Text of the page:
The history of Houston, TX, named for former Tennessee Governor Sam Houston, plays like the pages of a wild-west novel. In April of 1836, Sam Houston led Texas troops in a battle of revenge against Mexico over the slaughter at the Alamo, and was quickly named President of the Republic of Texas in return. The town of Houston soon became capitol of the Republic of Texas, and its spot near the swampy river of Buffalo Bayou as well as its proximity to the port of Galveston, made it the perfect location through which railroads and wagons full of good would travel. Population boomed, and Houston is now the 4th largest city in the United States. However its heritage is not to be forgotten. Catch a glimpse of the old west with this travel guide to 4 Houston historic Sites:
Sam Houston Park
In the shadows of downtown Houston’s towering, modern skyscrapers you’ll find 10 historic buildings showcased in Sam Houston Park. Construction dates for the structures range from between 1823 and 1905. The Old Place is the oldest building on exhibit; revealing what life in untamed, early Texas was like for a typical pioneer family. The Kellum-Noble House was built in 1847 on the very spot where it is still found, and was once the location of one of Houston’s first in-home schools. Another notable home in the park is the Nichols-Rice-Cherry House. Built in 1850, this home is a classic example of how the wealthy lived in old-west Texas. Other structures on site include the Pilot House, the Baker Family Playhouse and St. John Church. With a museum gallery depicting life on the frontier, this is the ideal place to visit on a hot, Houston day.
Bayou Bend was one of the original homes built in Houston’s River Oaks community. This grand former home of Miss Ima Hogg is located on 14 beautiful acres, and is now the location of the Museum of Fine Arts, Houston. Stroll the immaculately manicured gardens and discover the large collection on display within this stunning, 28 room mansion. Over 4700 period pieces from the early 1600s to the late 1800s are found inside Bayou Bend.
Market Square Historic District
If the weather permits, spend some time exploring the Market Square Historic District and find the spot where the founder’s of Houston first docked their boat; Allen’s landing. Built in 1912 on the spot where the old Republic of Texas Capitol building once stood, the Rice Hotel has been converted to Post Rice Lofts and is listed on the National Register of Historic Places. If you have a special occasion you’d like to celebrate in a big way, consider the Crystal Ballroom at Post Rice Lofts. Originally constructed as part of the historic hotel, the ballroom has been renovated to its full, pervious glory.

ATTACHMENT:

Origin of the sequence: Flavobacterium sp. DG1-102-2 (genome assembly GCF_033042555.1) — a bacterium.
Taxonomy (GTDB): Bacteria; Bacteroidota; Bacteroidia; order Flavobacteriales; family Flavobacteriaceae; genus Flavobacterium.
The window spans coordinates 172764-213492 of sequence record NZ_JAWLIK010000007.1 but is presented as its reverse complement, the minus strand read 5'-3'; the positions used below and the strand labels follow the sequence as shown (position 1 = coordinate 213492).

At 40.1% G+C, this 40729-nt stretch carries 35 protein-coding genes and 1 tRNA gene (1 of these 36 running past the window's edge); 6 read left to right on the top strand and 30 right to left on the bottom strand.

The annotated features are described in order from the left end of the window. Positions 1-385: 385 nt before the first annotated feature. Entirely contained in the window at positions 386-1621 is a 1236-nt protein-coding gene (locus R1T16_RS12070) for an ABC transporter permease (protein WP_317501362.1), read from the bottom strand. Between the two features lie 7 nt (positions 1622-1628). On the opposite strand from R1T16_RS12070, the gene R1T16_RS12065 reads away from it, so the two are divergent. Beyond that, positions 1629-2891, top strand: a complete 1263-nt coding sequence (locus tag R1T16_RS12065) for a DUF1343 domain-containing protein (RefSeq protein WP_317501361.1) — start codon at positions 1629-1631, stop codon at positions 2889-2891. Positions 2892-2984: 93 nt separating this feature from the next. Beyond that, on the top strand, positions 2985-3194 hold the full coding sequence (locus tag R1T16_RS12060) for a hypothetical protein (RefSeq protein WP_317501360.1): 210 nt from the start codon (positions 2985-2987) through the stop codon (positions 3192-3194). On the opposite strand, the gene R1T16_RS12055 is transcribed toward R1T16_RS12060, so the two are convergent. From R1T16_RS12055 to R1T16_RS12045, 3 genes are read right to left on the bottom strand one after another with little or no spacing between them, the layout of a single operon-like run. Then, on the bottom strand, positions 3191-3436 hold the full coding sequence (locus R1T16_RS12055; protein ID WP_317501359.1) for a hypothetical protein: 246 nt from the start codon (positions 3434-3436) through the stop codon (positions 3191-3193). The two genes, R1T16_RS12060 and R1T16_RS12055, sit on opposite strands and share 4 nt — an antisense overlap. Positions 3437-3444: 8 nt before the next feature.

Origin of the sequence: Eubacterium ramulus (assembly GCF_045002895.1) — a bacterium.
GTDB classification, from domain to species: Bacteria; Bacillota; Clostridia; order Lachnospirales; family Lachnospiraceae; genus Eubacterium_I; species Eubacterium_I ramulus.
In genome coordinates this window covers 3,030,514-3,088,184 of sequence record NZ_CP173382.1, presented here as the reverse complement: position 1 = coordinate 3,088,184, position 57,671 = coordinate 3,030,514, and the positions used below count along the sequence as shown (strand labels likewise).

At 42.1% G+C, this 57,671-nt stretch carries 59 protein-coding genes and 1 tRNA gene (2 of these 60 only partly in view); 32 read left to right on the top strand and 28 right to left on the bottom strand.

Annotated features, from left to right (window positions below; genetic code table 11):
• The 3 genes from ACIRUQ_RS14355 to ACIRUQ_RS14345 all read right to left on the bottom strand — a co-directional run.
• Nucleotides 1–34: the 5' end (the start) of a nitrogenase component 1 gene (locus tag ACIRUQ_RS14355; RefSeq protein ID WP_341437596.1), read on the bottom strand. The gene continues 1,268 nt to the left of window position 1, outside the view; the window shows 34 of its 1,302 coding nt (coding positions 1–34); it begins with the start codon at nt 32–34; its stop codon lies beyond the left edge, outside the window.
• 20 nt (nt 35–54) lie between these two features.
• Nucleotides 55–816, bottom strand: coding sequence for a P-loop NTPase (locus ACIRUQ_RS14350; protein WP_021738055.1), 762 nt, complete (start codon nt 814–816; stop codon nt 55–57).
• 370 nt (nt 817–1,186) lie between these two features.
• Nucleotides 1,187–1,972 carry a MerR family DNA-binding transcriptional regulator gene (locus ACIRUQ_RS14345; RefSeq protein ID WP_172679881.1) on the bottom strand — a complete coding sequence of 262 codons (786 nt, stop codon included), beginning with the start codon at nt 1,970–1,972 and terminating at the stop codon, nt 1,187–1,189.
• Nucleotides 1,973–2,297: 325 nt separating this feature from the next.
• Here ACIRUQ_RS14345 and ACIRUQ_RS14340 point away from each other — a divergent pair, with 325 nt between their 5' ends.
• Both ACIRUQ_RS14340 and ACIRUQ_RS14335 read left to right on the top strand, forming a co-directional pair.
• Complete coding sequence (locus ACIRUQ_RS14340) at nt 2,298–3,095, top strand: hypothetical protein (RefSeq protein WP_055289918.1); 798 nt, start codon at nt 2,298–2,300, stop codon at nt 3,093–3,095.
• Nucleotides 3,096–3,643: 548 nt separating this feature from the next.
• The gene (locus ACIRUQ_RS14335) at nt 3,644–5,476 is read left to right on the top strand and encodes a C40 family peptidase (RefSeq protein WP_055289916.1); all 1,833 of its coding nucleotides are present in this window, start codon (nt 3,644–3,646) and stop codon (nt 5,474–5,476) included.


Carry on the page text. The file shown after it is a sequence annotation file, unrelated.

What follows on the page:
Wrap up your trip to Market Square Historic District with a glass of wine at La Carafe. Considered the oldest bar in Houston, the La Carafe building was constructed in 1847 and first housed The Kennedy Bakery. Confederate soldiers were served biscuits baked in that very bakery during the Civil War. Later, a Pony Express station was in the spot, and then La Carafe opened in the 1950’s. La Carafe is now a cozy wine bar enjoyed by the 21 and over crowd.
Tour historic Houston and discover it's intriguing heritage; the heritage of the old west. For more information on traveling in the United States, take a look at the USA Travel Guide at photos4travel.
Get more information :
- Bayou Bend - http://www.mfah.org/visit/bayou-bend-collection-and-gardens/
- Market Square Historic District - http://www.marketsquarepark.com/visit/history/
- La Carafe - http://www.owlnet.rice.edu/~hans320/projects/lacarafe/index.html